“You can’t make Elle go through what my mom did.”
I peered through the glass at Elle again, horrified by my decision to keep her on life support. “It’s not the same. She isn’t in pain. And she’s— pregnant. If we can keep her stable long enough, we can save the baby.”
Respect her wishes of never wanting to be in that state, or allow the baby to come to term and be delivered before making that final decision.
“It’s just wrong to keep her in this state, as an incubator for something that isn’t even a baby yet. Women are more than vessels for offspring.”
My heart was pounding in my chest so hard I was seeing spots. “She’s not an incubator. She’s the baby’s mother.”
Oooooof my friends. This one is NOT an easy read, and while for me it was an obvious choice (There’s a LIVE HUMAN IN THERE that they BOTH wanted… want), for others, it’s still just a fetus with no “human” rights, and her wishes come first.
*takes deep shuddery breath*
*sniffles and wipes nose on Manny*
I’m emotionally sapped. Ugly cry…no. Teary-eyed and sniffling? Yes. Heartache inducing? Oh, HELL yeah. Promise of Stardust was unique and taxing but damn, it was good.
I’ll let you discover the rest. I found it an fascinating read (and fascinating listen… I had “Alexa” – on my Echo – read to me while I cleaned the house and cooked a meal), but I did find it lengthy. At near 600 pages (which is important since this story spans their loves together and apart), I found the repetition of the whole “human rights” and laws, and indecision thing a bit tedious (but maybe because I was so incensed).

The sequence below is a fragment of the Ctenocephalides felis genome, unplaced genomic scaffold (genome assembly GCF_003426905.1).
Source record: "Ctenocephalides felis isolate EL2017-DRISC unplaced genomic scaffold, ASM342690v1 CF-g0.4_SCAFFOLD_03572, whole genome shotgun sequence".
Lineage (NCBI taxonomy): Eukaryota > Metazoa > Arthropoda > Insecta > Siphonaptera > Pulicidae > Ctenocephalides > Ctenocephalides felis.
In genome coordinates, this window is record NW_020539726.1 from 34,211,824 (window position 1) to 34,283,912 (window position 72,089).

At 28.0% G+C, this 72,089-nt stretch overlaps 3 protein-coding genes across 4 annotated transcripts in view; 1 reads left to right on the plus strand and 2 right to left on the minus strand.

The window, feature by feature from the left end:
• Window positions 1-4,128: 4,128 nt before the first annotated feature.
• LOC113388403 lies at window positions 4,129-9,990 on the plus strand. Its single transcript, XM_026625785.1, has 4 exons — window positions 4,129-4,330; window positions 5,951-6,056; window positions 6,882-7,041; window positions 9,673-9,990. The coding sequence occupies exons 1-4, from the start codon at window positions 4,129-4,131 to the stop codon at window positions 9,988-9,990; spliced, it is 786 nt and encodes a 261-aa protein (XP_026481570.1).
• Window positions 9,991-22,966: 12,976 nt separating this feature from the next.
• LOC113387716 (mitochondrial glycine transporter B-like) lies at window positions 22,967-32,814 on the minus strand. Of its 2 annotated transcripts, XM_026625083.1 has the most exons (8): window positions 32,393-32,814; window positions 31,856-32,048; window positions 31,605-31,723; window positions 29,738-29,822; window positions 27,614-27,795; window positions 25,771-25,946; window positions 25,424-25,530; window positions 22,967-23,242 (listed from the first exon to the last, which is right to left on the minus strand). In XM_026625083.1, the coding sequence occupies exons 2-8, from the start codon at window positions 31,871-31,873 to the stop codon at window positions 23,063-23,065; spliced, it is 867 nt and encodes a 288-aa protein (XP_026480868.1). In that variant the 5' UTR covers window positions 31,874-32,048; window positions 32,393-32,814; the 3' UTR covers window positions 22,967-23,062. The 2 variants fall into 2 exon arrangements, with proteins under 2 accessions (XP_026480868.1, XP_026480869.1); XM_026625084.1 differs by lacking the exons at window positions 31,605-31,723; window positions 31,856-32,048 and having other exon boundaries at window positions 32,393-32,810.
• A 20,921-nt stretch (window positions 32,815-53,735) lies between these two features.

Legally, though, it is about the rights of an unborn baby versus his mother’s, and that will have far-reaching implications. Right to life. Right to die. Rights of the unborn.
Only because it frustrated me BIG TIME, because in my mind, the choice was clear.
Amy: I’m about 65% into The Promise of Stardust, and OMG I am getting SO mad! Yes, it has it’s emotional moments and has made me heart clench at times but for the most part I’m just FURIOUS at the people who are fighting him. I keep having to resist skipping to the end because it’s making me so mad, and I want to know how it’s going to end. I can’t remember ever wanting to do that with a book I’m enjoying…I’ve done it plenty of times though with books I don’t care for, though. He’s not trying to keep her alive (he is a neurosurgeon so he *knows* she is brain dead), he is just trying to give their baby a chance after some devastating losses…
But I get it. The laws are not clear,
“…the court doesn’t recognize the human rights of babies before they are born— or it hasn’t until recently. And the court will only give guardianship to someone it recognizes as having human rights. The unborn don’t have a voice.”
And the paperwork wasn’t “exact” (a few conflicting documents) and the family members (and ex-boyfriend) that believed they had a legal (yes… they sort of did) “say” in the matter. What a debacle from ALL sides…
Even though they were technically siding with me, I avoided eye contact with the activists. They were not picketing on my behalf, and certainly not on Elle’s. They came with their own agenda, and our tragedy was merely a way to promote it.
*phew* What. A. Read.
SO WORTH IT, if you’re in for the long haul and want to read something really intense (and beautifully written), albeit long and drawn out. You’re in for an eye-opener for sure.